This is the 5th post about my 6th graders' choice art projects to end the year. You can read the first explanatory post here. These are the miscellaneous 3D projects. Clay was not an option for my students since I can only afford enough clay for each student to do one ceramic project a year. Art Straws, cardboard, and papier-mâché were used instead.
If this little sculpture could've stood on its own, I would have loved to show you more than one angle. While the student did some things the hard way- like making each appendage out of a separate Art Straw instead of bending one in half to form the legs- it was a pretty big step for him. When it came time to make the shield, I saw a lot of collaboration. The artist had made the front of the shield but was struggling to figure out how to make his warrior hold it. I was about to fall into old habits and jump right in with a suggestion, when the students he was sitting with beat me to it. Even a couple of students with, shall we say, low motivation were eager to help him solve the problem. I think he ended up making a handle and sliding the arm through it.
This student had to change her first plan for adding the figures after they were too flimsy. I don't think she was totally satisfied with her Art Straw stick figures but we were out of time! I also think the "go green" message was an impulse as it was scrawled in sharpie about a minute before clean up.
This student's plan had to change due to time management! He had a really cool forest built out of Art Straws in the first class period. He started painting the Art Straws in the second but made the poor choice of cleaning up early before he was finished painting his trees in the second class period. By the time I caught him, it was almost time for everyone to clean up! In the third class, he finished painting the trees. The problem with painting Art Straws is that they get kinda flimsy and floppy. He actually tried to tell me he was done with an unpainted base and falling over trees. We talked for a couple minutes and I commented that the trees looked like they were blowing over in a storm. I was happy with his solution of turning it into a hurricane-ish scene by painting the base and adding debris.
Several students asked me if they could use papier-mâché... I told them that they could, but it would take a lot of outside work. I set up the timeline that the 3rd class had to be reserved for painting so the first had to be constructing the base and the 2nd had to be for papier-mâché. One pair of students wanted to make a Gollum head (Lord of the Rings) and it was looking great but the never finished it. A few others wanted to make balls- a volleyball, a softball, and a couple basketballs. I told them it would be hard, and though it was, they did a pretty decent job for their first try. I think if they work with papier-mâché in the future, the students will be able to pack the newspaper tighter. I tried to rotate the wet forms as they dried but only being at the school 2 days a week it didn't really work out. The balls ended up with a flat side. I guess the good part is they won't roll away while displayed. :)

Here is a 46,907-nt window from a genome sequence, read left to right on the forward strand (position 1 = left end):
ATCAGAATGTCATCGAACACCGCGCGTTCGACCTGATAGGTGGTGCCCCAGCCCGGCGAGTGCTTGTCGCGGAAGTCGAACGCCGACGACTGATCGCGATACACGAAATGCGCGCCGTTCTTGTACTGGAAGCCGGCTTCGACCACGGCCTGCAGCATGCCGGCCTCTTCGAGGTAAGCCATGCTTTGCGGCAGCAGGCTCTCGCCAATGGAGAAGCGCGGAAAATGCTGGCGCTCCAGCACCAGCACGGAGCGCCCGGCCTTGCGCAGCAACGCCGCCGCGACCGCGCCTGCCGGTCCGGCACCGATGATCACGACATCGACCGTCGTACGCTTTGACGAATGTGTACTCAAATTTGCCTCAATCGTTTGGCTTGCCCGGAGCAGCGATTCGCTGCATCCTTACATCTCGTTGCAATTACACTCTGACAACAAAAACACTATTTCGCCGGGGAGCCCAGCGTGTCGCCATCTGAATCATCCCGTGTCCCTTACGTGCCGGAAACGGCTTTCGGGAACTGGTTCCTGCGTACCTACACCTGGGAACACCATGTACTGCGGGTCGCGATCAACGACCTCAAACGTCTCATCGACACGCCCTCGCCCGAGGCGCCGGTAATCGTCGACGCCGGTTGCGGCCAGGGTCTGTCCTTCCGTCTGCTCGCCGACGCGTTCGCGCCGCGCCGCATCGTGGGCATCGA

This student tried "cheater" papier-mâché. One of the other elementary art teachers in my district tried covering newspaper forms with a thick layer of mod podge instead of using a traditional papier-mâché technique. It worked pretty well! I think it was especially effective on the solar system project so that the student didn't have to cover the whole black base board. The student sprayed tempera paint to make the look of a stars and it looked really good. Then he gave into one of those impulses and added the orange brush strokes all over the background at the last minute. I think those impulses are part of artistic development. I remember even in high school having a friend in art class just tell me to stop when I was tempted to take a project too far!
This student wanted to make an owl from the beginning but her idea kept evolving. She ended up building the base structure at home and bringing it back to class to finish. I told her I liked the limited color palette, though I wish the trees in the background had more definition, and maybe something to tie them in with the tree the owl is perched on.
I wasn't really sure where this student was heading when he was painting circles and gluing them to the cardboard frame, but I thought it was a fun way to reference a crowd when he was finished.
This student had a lot of fun. She used air dry clay she had at home to make her dog and brought it in the 3rd class period to add to her base. She asked if we had tissue paper to make the foliage and I found some in the closet. She asked if she could go outside to look for sand to add to her path, but I saved her the trouble and brought some play sand over from my other school. The only thing she didn't finish was a butterfly she intended to add on the thin piece of reed sticking up from the center of her base.